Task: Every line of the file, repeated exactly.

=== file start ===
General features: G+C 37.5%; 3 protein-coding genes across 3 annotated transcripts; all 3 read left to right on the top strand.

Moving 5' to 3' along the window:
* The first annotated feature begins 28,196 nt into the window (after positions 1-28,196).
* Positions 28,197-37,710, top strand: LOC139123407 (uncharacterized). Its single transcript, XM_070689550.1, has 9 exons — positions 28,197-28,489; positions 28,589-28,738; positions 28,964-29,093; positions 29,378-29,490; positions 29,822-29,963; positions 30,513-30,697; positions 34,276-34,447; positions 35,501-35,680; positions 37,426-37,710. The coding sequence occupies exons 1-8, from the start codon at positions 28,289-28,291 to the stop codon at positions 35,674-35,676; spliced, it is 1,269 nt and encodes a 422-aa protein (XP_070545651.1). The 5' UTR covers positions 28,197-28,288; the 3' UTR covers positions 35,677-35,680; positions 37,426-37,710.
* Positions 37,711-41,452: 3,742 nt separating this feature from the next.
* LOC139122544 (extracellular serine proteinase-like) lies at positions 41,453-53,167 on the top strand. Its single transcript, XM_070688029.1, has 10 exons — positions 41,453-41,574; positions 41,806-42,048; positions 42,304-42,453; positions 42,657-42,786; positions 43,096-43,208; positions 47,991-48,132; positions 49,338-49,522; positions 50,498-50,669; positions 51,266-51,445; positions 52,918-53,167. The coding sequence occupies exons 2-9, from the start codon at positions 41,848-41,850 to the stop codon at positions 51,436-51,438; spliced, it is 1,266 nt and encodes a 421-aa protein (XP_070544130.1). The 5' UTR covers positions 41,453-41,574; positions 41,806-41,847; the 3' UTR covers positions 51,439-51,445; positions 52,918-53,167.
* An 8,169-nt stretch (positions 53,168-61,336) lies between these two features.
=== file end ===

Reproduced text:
General features: G+C 37.5%; 3 protein-coding genes across 3 annotated transcripts; all 3 read left to right on the top strand.

Moving 5' to 3' along the window:
* The first annotated feature begins 28,196 nt into the window (after positions 1-28,196).
* Positions 28,197-37,710, top strand: LOC139123407 (uncharacterized). Its single transcript, XM_070689550.1, has 9 exons — positions 28,197-28,489; positions 28,589-28,738; positions 28,964-29,093; positions 29,378-29,490; positions 29,822-29,963; positions 30,513-30,697; positions 34,276-34,447; positions 35,501-35,680; positions 37,426-37,710. The coding sequence occupies exons 1-8, from the start codon at positions 28,289-28,291 to the stop codon at positions 35,674-35,676; spliced, it is 1,269 nt and encodes a 422-aa protein (XP_070545651.1). The 5' UTR covers positions 28,197-28,288; the 3' UTR covers positions 35,677-35,680; positions 37,426-37,710.
* Positions 37,711-41,452: 3,742 nt separating this feature from the next.
* LOC139122544 (extracellular serine proteinase-like) lies at positions 41,453-53,167 on the top strand. Its single transcript, XM_070688029.1, has 10 exons — positions 41,453-41,574; positions 41,806-42,048; positions 42,304-42,453; positions 42,657-42,786; positions 43,096-43,208; positions 47,991-48,132; positions 49,338-49,522; positions 50,498-50,669; positions 51,266-51,445; positions 52,918-53,167. The coding sequence occupies exons 2-9, from the start codon at positions 41,848-41,850 to the stop codon at positions 51,436-51,438; spliced, it is 1,266 nt and encodes a 421-aa protein (XP_070544130.1). The 5' UTR covers positions 41,453-41,574; positions 41,806-41,847; the 3' UTR covers positions 51,439-51,445; positions 52,918-53,167.
* An 8,169-nt stretch (positions 53,168-61,336) lies between these two features.